The renders are brought into compositing programs to edit, touch-up and add special effects. In composting, it consists of everything from special effects to where things blow up, morphs, evaporates, etc. it also includes the creation of environment according to the requirement as, to green/blue screen replacement. Creating computer generated footage from the live footage is also considered as compositing.

11. Music & Foley

Music and Foley provide animation with extra depth and boost in audio entertainment. To set the mood in the animation music composer create music soundtracks and accompaniment music. A work of Foley artist is to create sound effects, using different kinds of props – car fenders, plates, chairs, glasses etc. Foley artist replaces original sound entirely or augments existing sounds to create a more productive track.

Click on below video: How to Make an Animated Movie

12. Editing and Final Output

This is the last and final stages where all the things are approved. Here the composited renders, music and Foley are compiled and edited to ensure that everything is in synchronization. Editor checks for the completion and addition of the musical score and the other sound effects. Special effects are recorded in the digital frame to film or a form appropriate for digital production.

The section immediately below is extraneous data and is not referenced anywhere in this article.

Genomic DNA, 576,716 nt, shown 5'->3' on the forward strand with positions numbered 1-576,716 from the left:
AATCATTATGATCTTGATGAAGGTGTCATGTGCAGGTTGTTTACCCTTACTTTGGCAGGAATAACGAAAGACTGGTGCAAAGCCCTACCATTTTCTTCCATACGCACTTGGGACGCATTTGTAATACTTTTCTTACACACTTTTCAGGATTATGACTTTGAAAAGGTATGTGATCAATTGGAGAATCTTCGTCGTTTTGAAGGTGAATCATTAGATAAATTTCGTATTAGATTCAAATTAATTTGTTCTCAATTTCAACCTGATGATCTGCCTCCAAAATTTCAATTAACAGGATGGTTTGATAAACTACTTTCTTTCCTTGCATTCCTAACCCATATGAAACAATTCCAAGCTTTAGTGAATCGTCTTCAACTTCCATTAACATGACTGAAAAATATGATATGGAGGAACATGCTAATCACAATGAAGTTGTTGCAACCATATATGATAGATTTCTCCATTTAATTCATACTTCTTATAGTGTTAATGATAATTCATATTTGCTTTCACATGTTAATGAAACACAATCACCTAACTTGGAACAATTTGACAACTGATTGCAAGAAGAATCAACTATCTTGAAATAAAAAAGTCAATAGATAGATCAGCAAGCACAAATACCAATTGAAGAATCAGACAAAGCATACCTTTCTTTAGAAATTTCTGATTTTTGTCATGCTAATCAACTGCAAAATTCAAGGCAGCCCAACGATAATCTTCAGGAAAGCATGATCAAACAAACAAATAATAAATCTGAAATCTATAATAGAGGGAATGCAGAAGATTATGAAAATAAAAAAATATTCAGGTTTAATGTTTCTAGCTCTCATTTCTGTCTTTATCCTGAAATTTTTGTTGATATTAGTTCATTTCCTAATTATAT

KSHITIJ VIVAN is an authorized training partner of MAAC Ahmedabad at CG Road and Satellite Road. Students from different cities such as Kota and Bikaner come here to join Maac Animation courses. MAAC also helps these students to get the best job placements according to their talents and skills to get the best start in their Professional Careers.